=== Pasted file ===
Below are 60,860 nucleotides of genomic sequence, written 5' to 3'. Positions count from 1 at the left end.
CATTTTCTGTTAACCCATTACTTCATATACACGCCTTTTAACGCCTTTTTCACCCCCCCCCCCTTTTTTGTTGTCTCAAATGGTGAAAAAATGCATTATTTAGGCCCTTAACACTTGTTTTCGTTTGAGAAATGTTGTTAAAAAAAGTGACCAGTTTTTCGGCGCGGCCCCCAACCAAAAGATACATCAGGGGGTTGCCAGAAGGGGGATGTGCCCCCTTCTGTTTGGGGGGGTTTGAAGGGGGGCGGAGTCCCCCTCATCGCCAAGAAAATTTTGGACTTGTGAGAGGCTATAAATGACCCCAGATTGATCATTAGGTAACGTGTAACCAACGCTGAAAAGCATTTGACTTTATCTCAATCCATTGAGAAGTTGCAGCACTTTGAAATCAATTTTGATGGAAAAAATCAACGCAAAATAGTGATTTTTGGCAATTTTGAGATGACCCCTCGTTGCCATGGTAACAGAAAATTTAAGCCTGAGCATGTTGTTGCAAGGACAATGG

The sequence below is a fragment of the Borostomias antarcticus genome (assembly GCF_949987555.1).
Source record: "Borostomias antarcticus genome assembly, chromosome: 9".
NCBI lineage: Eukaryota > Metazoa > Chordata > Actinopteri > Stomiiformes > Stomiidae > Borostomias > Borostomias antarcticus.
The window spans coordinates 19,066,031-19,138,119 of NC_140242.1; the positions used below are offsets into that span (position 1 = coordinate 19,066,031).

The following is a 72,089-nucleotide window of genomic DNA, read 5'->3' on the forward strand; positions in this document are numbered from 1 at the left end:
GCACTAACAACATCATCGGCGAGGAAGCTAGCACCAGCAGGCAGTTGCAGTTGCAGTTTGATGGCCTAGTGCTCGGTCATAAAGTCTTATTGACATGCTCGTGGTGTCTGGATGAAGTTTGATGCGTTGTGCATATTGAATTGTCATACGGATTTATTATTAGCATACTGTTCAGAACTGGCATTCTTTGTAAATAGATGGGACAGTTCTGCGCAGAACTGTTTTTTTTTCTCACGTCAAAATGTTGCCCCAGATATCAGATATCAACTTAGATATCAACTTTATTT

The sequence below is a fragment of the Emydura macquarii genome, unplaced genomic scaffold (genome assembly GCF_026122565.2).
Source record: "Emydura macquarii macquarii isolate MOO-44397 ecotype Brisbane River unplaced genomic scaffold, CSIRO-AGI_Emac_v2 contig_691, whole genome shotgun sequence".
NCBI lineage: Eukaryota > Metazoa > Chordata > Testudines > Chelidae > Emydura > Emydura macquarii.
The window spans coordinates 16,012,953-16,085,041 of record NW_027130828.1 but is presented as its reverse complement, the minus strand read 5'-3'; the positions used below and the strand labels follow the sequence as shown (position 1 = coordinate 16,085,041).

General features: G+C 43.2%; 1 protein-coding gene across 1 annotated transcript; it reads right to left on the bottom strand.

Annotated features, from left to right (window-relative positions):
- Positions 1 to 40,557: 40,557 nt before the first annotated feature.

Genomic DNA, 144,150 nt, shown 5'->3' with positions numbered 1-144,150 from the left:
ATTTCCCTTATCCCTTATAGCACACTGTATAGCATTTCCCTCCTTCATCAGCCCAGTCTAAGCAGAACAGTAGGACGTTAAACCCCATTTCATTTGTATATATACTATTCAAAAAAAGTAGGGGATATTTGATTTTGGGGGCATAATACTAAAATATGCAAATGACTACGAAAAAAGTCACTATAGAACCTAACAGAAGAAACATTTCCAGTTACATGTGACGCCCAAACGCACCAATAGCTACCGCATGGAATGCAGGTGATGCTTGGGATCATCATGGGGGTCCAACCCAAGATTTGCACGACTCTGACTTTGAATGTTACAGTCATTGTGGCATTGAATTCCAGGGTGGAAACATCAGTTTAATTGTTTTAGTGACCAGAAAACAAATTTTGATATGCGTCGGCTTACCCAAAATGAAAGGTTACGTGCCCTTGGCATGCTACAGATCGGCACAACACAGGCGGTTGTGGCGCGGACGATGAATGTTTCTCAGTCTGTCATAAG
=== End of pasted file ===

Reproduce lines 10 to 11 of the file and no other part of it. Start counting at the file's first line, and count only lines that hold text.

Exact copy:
Source record: "Emydura macquarii macquarii isolate MOO-44397 ecotype Brisbane River unplaced genomic scaffold, CSIRO-AGI_Emac_v2 contig_691, whole genome shotgun sequence".
NCBI lineage: Eukaryota > Metazoa > Chordata > Testudines > Chelidae > Emydura > Emydura macquarii.